New RCs (CT, FL, MA, NY, PR) and TEA Resources

Regional Centers
The number of new Regional Centers approved by USCIS this year is up to 40, as the USCIS Regional Center list has added five new entries.

Connecticut
New England Regional Center

Florida
Gardens Regional Center, LLC

Massachusetts
Arundel Capital Partners
Website: http://arundel-group.com/
Geographic Area: Suffolk County, MA
Industry Categories: Commercial and Institutional Building Construction (NAICS 236220), Lessors of Nonresidential Buildings (NAICS 531120)
Designation Letter

New York
American Regional Center for Entrepreneurs
Email: info@arcfe.com
Geographic Area: New York, Bronx, Queens, Kings, Nassau, and Westchester Counties, NY
Industry Categories: Nonresidential Building Construction (NAICS 2362), Residential Property Managers (NAICS 531311)

Puerto Rico
Omega Puerto Rico Regional Center, LLC
Website: http://omegaregionalcenters.com/

(Note: See my Regional Center directory page for my most updated listings for all RCs. And please email me if you would like to provide additional information regarding your RC.)

Targeted Employment Area (TEA) Resources
Impact Data Source has published useful resources related to TEAs. For analysis of newly-released unemployment data from the US Bureau of Labor Statistics, a list of state agencies responsible for TEA designations, and an awesome interactive map of unemployment rates nationwide, see:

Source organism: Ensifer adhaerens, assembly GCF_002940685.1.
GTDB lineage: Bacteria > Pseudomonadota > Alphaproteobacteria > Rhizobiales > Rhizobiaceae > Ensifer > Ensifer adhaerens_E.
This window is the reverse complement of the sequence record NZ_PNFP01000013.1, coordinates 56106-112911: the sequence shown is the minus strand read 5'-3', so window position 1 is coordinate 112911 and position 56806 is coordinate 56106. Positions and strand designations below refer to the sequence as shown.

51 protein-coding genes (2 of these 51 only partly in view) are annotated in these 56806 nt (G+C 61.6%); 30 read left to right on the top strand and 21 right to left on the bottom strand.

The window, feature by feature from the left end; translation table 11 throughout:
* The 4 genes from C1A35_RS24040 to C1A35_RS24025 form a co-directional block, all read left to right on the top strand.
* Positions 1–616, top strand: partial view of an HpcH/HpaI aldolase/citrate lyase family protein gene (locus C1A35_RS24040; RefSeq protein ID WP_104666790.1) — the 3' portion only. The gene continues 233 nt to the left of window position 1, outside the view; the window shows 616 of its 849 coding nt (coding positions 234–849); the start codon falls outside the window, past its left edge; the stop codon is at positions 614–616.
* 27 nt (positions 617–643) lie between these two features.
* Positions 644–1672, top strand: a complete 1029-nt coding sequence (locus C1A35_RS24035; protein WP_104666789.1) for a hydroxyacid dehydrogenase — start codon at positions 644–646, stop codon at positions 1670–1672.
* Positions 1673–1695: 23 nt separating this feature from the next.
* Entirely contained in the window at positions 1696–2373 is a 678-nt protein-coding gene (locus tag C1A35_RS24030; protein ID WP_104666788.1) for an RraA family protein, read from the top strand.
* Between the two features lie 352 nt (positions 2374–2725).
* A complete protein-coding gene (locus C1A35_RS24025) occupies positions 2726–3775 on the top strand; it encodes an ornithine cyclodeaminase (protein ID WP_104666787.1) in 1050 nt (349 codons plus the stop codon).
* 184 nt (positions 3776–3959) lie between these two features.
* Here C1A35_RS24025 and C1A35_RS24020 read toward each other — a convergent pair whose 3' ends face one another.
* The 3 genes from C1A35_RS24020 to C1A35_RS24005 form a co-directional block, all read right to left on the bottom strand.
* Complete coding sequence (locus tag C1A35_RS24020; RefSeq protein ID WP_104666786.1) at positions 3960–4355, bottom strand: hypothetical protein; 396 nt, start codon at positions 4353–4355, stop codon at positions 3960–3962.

Blog Post discussing finalized average annual 2012 unemployment data – http://www.impactdatasource.com/2013-tea-data/

EB-5 TEA Map web page – http://www.impactdatasource.com/eb-5/tea/

Full Screen EB-5 TEA Map – www.impactdatasource.com/map

List of State Agencies Certifying TEAs – http://www.impactdatasource.com/eb-5/state-agencies-teas/

Determining the unemployment rate of a given area is one element in the process of determining TEA qualification. It’s also necessary to strategize about how to define the boundaries of the area to be designated, to consider the timing of designation, and to understand how the process works at the state level. As usual, Kate Kalmykov has a useful post on this topic: Determining if Your EB-5 Project is Located in a Targeted Employment Area (TEA). See also the following recent guidance from USCIS regarding TEA designation.

from p. 7-8 of the 5/30/2013 EB-5 Adjudications Policy Memorandum
a. “Targeted Employment Area” Defined

The statute and regulations governing the EB-5 Program defines a “targeted employment area” as, at the time of investment, a rural area or an area that has experienced unemployment of at least 150 percent of the national average rate. A “rural area” is defined as any area not within either a metropolitan statistical area (as designated by the Office of Management and Budget) or the outer boundary of any city or town having a population of 20,000 or more (based on the most recent decennial census of the United States). 8 U.S.C. § 1153(b)(5)(B)(ii), (iii); 8 C.F.R. § 204.6(e). In other words, a rural area must be both outside of a metropolitan statistical area and outside of a city or town having a population of 20,000 or more.

Congress expressly provided for a reduced investment amount in a rural area or an area of high unemployment in order to spur immigrants to invest in new commercial enterprises that are principally doing business in, and creating jobs in, areas of greatest need. In order for the lower capital investment amount of $500,000 to apply, the new commercial enterprise into which the immigrant invests or the actual job creating entity must be principally doing business in the targeted employment area.